One of these quotations is from a communist anarchist. The other is from an individualist anarchist. Guess who said them.
1. Suppose that suggestions of economy have substituted the large unitary edifice for the isolated home. … [W]hen these several domestic functions are performed severally upon the large scale, additional conveniences will be found to arise from combining the Eating-House, the Laundry, the Nursery, the Lying-in Department, etc., etc., in one unitary edifice, and conducting the whole upon a plan not inferior, perhaps, in magnificence and extent to the Phalansterian order of Fourier.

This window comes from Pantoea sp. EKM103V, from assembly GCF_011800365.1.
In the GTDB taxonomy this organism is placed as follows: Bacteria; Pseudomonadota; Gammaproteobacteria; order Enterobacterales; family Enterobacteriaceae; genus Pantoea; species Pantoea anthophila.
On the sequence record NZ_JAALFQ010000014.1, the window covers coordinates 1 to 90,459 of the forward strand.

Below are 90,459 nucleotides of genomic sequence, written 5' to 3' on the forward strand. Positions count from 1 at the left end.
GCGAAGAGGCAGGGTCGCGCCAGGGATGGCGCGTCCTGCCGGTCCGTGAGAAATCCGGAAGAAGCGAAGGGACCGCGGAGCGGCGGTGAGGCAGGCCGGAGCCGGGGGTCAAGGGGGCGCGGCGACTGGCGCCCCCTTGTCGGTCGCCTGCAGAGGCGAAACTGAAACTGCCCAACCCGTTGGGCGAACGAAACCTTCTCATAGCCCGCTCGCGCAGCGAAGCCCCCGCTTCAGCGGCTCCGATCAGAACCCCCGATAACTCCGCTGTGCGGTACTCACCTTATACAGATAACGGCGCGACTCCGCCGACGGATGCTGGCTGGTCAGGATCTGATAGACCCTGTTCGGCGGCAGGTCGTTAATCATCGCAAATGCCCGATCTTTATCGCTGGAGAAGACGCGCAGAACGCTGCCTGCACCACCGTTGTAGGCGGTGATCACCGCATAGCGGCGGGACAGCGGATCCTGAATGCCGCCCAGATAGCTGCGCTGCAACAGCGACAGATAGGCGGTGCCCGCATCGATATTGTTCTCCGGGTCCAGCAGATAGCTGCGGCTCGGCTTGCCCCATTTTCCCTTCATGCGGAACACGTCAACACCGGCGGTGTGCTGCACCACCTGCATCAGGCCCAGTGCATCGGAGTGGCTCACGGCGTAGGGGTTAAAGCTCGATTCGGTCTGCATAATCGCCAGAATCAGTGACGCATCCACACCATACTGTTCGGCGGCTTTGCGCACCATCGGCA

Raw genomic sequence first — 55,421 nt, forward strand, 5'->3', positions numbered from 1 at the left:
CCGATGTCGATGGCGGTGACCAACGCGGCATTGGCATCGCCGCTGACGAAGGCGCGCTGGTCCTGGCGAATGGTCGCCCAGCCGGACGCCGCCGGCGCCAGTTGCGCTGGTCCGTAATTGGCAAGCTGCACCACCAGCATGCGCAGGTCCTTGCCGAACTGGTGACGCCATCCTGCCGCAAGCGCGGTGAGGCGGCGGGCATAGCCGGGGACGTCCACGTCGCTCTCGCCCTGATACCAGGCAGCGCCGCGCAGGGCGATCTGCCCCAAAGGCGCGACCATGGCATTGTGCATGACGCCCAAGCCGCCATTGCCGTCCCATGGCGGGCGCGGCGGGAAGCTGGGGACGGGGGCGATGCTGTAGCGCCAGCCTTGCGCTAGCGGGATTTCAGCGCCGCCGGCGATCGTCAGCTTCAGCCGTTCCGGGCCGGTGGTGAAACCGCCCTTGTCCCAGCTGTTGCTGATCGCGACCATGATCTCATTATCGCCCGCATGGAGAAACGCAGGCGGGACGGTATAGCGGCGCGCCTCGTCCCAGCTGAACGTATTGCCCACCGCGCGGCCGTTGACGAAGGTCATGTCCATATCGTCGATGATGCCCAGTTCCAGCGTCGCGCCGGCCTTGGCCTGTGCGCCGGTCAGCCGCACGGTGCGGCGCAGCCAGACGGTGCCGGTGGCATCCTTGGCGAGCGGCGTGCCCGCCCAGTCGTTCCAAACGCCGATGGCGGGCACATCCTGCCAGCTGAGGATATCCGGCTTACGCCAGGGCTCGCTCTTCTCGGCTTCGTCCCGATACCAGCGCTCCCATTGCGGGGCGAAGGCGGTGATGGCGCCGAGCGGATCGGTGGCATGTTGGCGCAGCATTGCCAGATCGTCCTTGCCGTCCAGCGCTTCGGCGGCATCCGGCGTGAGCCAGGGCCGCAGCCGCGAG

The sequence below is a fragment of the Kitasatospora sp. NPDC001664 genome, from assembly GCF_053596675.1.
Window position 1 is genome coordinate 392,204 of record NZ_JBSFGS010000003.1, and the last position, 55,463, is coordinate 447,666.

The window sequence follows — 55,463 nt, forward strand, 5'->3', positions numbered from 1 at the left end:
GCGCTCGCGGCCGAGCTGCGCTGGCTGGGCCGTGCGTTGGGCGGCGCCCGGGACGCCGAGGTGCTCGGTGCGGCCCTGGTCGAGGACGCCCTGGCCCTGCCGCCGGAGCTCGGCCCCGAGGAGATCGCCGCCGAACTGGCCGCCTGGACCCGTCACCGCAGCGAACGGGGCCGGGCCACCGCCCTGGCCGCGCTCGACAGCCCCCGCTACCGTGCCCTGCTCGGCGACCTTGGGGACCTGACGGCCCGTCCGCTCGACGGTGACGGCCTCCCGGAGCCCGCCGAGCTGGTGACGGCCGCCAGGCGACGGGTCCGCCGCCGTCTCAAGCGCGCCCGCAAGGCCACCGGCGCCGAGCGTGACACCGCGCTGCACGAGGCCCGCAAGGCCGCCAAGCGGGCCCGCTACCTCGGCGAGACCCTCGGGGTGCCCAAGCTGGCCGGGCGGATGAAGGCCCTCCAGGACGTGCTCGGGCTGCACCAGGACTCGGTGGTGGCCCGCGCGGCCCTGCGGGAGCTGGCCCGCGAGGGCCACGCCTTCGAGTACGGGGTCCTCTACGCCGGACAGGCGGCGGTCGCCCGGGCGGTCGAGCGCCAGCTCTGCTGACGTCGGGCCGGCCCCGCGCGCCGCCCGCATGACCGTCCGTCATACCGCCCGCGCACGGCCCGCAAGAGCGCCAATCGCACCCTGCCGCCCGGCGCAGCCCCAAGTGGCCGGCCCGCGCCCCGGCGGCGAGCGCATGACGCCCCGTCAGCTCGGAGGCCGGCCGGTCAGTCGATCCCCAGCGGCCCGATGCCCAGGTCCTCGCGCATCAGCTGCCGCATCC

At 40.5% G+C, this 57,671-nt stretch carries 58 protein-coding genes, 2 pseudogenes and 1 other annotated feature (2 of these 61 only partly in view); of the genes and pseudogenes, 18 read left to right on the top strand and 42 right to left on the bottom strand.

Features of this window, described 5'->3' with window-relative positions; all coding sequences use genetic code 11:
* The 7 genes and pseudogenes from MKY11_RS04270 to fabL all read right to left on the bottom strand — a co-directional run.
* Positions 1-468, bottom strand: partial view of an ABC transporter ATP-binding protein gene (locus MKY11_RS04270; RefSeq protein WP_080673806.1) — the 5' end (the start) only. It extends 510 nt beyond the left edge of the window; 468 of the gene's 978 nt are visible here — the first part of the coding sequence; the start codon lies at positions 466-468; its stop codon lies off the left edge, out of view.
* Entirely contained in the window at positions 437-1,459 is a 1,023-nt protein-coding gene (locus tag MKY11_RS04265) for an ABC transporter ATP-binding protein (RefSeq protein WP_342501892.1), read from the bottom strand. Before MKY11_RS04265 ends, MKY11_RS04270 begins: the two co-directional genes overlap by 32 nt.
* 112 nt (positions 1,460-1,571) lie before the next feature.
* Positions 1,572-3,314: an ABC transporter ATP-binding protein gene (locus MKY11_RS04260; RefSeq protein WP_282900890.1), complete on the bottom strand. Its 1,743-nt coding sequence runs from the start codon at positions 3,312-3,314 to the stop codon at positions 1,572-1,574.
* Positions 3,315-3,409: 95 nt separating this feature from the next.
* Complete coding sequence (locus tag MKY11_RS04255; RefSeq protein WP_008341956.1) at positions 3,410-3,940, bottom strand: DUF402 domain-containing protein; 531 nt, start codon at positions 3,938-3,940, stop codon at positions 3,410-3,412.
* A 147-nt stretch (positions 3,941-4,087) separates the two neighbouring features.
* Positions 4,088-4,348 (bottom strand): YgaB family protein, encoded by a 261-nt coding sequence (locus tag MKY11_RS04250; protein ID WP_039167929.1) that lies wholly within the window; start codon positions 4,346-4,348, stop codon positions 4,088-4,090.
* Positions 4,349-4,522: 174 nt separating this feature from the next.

2. Phalansteries are repugnant to millions of human beings. The most reserved man certainly feels the necessity of meeting his fellows for the purpose of common work …. But it is not so for the hours of leisure, reserved for rest and intimacy. … A phalanstery, which is in fact nothing but an immense hotel, can please some, … but the great mass prefers family life …. They prefer isolated apartments, Anglo-Saxons even going as far as to prefer houses of from six to eight rooms, in which the family, or an agglomeration of friends, can live apart. Sometimes a phalanstery is a necessity, but it would be hateful, were it the general rule. Isolation, alternating with time spent in society, is the normal desire of human nature. This is why one of the greatest tortures in prison is the impossibility of isolation, much as solitary confinement becomes torture in its turn, when not alternated with hours of social life.
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